At the manor, in the garden, I watch him practice
lifting his entire body into the air, performing
near-perfect handstands, only to fall back down
a moment later all child arms and legs.
He’s been practising for weeks now, the same
forwards motion as if falling, his hands above
his head, then the quivering: at his elbows,
his shoulders. If only he were more precise!
The brilliant all-sun weather stays the same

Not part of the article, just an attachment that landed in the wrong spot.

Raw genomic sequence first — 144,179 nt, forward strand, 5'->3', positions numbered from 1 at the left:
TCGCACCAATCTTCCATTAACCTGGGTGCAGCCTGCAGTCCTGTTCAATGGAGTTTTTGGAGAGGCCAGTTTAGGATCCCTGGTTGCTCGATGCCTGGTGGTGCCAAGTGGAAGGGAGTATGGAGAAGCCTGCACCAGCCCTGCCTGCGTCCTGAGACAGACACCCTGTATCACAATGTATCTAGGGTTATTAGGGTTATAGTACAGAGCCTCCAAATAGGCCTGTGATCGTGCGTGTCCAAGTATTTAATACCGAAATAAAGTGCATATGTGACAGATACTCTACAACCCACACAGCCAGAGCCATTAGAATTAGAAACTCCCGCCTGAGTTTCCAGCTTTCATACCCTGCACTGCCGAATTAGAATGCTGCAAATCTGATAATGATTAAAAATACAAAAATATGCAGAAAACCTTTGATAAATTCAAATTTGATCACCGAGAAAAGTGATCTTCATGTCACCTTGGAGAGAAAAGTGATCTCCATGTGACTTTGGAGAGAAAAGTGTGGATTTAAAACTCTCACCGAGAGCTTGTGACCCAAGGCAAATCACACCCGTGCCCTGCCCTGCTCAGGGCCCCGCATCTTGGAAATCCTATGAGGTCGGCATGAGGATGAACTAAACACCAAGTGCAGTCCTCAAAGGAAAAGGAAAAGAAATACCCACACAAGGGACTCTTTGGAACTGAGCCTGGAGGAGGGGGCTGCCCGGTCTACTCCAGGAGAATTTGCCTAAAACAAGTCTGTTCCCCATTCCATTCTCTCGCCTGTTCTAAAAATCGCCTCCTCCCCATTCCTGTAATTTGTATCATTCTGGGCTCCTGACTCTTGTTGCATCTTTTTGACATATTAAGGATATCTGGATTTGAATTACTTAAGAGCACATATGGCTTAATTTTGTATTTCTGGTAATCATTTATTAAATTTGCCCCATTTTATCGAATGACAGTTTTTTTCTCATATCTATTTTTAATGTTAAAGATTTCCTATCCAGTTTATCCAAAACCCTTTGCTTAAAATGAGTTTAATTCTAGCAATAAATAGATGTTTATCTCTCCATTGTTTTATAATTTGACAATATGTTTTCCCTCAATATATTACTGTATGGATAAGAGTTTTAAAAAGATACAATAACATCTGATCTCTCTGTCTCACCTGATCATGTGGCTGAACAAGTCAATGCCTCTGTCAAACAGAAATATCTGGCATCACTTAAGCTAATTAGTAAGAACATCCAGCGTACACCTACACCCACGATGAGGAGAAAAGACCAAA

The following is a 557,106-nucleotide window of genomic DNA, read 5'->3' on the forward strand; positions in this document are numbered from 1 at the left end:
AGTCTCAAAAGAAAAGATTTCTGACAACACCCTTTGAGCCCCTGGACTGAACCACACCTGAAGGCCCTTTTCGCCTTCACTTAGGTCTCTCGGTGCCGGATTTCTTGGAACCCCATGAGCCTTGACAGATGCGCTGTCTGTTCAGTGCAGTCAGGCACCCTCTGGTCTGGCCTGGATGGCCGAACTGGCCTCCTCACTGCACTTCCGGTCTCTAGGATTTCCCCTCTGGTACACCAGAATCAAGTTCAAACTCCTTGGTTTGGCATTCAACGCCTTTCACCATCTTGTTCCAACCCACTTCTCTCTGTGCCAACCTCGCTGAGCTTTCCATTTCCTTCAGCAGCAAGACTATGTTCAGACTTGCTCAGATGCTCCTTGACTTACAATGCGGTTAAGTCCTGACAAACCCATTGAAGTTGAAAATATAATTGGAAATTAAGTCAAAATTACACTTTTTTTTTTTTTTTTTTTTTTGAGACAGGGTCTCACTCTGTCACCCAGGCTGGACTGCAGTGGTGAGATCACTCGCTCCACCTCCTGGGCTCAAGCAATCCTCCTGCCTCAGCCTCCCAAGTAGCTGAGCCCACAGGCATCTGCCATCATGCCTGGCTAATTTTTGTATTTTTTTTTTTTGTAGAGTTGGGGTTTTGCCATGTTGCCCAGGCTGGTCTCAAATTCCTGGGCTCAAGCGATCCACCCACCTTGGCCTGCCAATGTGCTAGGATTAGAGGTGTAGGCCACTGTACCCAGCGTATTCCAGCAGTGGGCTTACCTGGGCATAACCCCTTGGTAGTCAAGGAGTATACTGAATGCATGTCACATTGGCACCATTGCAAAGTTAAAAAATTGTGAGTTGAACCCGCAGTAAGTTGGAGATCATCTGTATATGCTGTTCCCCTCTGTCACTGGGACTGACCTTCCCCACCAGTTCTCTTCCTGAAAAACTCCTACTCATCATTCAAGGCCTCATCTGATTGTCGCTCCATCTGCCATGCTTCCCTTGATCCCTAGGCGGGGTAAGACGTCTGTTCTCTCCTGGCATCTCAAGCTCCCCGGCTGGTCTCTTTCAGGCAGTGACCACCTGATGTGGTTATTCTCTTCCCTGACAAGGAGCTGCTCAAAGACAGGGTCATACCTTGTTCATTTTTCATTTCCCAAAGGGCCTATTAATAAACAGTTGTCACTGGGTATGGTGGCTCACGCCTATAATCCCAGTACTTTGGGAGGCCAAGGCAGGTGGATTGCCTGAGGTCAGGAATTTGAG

always. The colours in the garden are few;
much of the greenery behind him appears flat,
as if it is one pixelated wall of leaf, each square
shifting only slightly to suggest at distinction.
He says performing perfect handstands, over
and over, is a valuable skill, that everything else
he’s learned will be useless if he can’t figure out
how to keep his legs straight. So we stay here
in the garden, falling to the grass, infinitely green.
CALLAN WALDRON-HALL lives in Liverpool. His pamphlet learning to be very soft won the New Poets Prize 18/19 and is forthcoming with The Poetry Business in 2020.